Sunday, April 10, 2016

The Well of Loneliness

Written by: Radclyffe Hall

First line: Not very far from Upton-on-Severn--between it, in fact, and the Malvern Hills--stands the country seat of the Gordons of Bramley; well-timbered, well-cottaged, well-fenced and well-watered, having, in this latter respect, a stream that forks in exactly the right position to feed two large lakes in the grounds.

Why you should read this book: Heart breaking and achingly human, this book is widely considered the first lesbian novel, although today it's more likely that its protagonist, Stephen Gordon, would probably be considered a trans man, and the word "lesbian" never appears in the book ("invert" being the proper term of the day). Raised in a rough and tumble way by a father who wanted a son, Stephen desires the life of a boy, and then of a man, but is always made to feel an outcast and ridiculed for her mode of dress and action. Despite these trials and the prejudice she faces in her own family and community, Stephen grows up kind, thoughtful, and generally successful, and eventually finds her way to places where her "inversion" is better understood and accepted, although owing to the fact that this book was written almost 90 years ago, it remains tragic in nature and Stephen never truly accepts herself.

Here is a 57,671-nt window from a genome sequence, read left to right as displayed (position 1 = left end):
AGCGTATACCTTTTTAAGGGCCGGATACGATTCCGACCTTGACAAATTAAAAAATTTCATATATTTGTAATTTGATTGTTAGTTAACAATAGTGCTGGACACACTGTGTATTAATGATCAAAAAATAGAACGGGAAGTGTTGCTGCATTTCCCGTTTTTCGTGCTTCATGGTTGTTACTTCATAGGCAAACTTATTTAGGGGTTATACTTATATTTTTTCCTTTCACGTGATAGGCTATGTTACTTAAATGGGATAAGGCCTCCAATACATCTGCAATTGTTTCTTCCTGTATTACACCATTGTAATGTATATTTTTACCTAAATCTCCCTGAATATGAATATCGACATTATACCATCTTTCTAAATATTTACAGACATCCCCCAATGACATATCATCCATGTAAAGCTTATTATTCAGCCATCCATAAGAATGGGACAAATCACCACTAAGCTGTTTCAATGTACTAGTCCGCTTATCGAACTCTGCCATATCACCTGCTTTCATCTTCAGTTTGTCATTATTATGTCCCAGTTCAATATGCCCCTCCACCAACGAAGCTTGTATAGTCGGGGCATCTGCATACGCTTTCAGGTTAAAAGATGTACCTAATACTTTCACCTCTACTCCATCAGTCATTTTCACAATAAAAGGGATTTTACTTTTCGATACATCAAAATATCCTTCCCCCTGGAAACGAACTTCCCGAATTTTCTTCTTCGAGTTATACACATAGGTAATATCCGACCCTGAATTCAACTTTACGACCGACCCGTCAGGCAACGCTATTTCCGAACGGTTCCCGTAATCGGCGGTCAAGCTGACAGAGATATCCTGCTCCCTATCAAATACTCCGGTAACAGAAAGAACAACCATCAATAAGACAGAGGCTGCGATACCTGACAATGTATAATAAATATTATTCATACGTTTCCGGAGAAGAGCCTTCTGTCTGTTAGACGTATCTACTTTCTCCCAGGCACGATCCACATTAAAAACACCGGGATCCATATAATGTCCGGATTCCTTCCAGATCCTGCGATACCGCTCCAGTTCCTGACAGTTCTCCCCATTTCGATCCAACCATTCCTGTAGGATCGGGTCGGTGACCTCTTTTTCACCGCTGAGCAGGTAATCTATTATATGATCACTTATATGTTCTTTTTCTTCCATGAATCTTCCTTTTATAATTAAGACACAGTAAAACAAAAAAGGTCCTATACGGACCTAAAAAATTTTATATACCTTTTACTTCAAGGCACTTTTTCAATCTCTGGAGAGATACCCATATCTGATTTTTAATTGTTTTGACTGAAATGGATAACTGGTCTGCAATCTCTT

Why you shouldn't read this book: You're scared to come out.

No comments: